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TODAY'S OTHER NEWS

Prices still rising according to government's "final" ONS housing index

House prices across the UK increased by 9.0 per cent in the year to March, showing a significant rise from the 7.6 per cent recorded in February.

The data has come in the monthly index from the Office for National Statistics - the final such measure before a new ‘official’ index appears next month.

House price annual inflation was 10.1 per cent in England. Unsurprisingly London say the largest regional increase - prices rose 13.0 per cent over the year to the end of March. 

Prices were up 6.4 per cent in Northern Ireland and 2.1 per cent in Wales but Scotland bucked the trend with prices down 6.1 per cent over the same period.

Excluding London and the South East, UK house prices increased by 5.9 per cent over the year; on a seasonally adjusted basis, average house prices increased by 2.5 per cent between February and March.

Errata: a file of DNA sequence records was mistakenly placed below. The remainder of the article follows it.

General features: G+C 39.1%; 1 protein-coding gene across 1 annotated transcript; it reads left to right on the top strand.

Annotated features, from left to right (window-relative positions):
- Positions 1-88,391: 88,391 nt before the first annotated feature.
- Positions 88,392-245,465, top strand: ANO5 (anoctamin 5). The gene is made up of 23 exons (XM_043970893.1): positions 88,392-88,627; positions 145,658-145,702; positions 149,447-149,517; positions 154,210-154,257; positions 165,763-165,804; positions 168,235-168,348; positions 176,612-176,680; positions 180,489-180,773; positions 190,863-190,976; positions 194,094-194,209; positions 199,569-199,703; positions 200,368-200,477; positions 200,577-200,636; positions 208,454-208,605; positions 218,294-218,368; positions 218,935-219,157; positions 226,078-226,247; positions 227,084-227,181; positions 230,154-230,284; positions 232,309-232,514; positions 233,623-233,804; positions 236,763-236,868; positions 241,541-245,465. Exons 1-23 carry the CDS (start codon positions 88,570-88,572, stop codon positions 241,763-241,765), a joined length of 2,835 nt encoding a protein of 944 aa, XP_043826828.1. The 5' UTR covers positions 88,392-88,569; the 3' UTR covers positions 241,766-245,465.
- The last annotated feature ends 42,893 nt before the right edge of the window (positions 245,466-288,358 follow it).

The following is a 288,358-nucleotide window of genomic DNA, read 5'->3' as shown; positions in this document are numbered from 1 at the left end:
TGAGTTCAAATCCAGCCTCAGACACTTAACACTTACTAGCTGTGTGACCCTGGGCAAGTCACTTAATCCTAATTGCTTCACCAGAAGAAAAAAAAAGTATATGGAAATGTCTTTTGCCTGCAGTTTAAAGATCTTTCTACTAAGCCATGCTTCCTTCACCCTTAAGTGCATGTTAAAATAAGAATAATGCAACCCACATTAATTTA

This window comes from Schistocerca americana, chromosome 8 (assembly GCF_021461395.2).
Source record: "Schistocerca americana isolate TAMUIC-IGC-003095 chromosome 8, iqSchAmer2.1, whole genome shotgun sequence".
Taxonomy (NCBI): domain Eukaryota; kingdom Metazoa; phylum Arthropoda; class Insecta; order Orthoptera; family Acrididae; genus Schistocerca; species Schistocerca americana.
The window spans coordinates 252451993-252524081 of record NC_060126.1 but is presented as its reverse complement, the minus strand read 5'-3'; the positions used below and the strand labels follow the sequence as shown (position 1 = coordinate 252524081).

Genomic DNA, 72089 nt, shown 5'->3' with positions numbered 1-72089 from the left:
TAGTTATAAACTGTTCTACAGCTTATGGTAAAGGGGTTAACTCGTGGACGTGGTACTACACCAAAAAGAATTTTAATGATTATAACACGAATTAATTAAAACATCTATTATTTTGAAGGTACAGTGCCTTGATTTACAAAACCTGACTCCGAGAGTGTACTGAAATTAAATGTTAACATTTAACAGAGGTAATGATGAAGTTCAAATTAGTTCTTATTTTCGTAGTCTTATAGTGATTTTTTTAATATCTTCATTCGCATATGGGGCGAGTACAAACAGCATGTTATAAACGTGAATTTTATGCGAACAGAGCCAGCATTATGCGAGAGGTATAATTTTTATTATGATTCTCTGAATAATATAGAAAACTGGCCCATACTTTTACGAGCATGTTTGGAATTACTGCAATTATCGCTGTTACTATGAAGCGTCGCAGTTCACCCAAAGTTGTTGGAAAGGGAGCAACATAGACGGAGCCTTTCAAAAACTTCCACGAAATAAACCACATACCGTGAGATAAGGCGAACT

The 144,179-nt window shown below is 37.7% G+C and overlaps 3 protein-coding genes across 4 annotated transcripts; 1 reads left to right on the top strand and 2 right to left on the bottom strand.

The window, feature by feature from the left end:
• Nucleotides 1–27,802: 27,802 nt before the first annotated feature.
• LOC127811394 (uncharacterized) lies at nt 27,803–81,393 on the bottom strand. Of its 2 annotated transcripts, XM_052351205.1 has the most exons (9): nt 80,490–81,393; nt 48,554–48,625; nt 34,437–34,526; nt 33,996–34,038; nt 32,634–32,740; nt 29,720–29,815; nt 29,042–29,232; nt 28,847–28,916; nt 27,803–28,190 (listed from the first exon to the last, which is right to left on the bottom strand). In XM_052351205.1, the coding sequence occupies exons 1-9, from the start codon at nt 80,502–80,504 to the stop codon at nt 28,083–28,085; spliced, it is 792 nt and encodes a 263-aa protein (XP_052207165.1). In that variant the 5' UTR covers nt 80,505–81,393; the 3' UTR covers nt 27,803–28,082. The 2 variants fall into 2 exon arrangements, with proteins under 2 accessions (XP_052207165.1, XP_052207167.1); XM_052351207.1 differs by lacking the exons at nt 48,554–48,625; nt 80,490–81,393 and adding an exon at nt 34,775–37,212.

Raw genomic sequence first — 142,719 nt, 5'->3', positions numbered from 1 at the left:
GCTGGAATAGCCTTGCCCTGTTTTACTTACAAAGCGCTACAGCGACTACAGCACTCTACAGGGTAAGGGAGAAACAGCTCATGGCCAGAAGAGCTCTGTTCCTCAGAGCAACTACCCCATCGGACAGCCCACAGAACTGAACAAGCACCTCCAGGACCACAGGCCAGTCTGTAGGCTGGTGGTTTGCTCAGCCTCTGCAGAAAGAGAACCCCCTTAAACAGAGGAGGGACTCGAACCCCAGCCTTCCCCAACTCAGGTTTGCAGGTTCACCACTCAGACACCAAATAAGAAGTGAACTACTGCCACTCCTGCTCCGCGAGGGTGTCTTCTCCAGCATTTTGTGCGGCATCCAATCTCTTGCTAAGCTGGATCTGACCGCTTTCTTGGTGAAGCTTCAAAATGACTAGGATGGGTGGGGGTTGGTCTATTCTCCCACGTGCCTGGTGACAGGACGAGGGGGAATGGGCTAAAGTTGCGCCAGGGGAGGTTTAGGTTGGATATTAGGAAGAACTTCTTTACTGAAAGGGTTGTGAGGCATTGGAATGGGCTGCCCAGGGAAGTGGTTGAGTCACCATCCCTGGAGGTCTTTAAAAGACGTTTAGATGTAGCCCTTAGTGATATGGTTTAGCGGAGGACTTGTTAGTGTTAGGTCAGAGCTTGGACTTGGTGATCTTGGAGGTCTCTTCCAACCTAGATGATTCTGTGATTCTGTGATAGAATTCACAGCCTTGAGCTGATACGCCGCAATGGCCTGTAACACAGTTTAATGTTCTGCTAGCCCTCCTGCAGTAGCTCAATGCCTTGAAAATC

The average price of a house in the UK during March was £292,000, although average London house prices are now more than twice that figure. 

North London estate agent Jeremy Leaf, a former RICS chairman, says the frenzy of buying ahead of the stamp duty deadline could have been expected to have produced even higher rises. Even so, he says, the latest spike “is likely to be the last big rise for a while as more realism enters the market, although a shortage of listings and low transaction levels may underpin house price increases in future.”

Leaf says buyers and sellers are nervous with short-term concerns about the market and longer-term fears about the strength of the economy. “While in the suburbs and outside the centre of London the housing industry is still confident, in the centre of London where there is oversupply and a lot of cranes, it is not” he says.

The new index, being launched next month, will replace the ONS figures and those from the Land Registry for England and Wales.

The new index will apply to all of the UK and comes about as a result of the National Statistician recommending back in 2010 that ”a single definitive house price index and accompanying statistics should be produced by the official statistics producer community” and should be based on completion prices, should give a UK-wide picture, and be updated monthly. 

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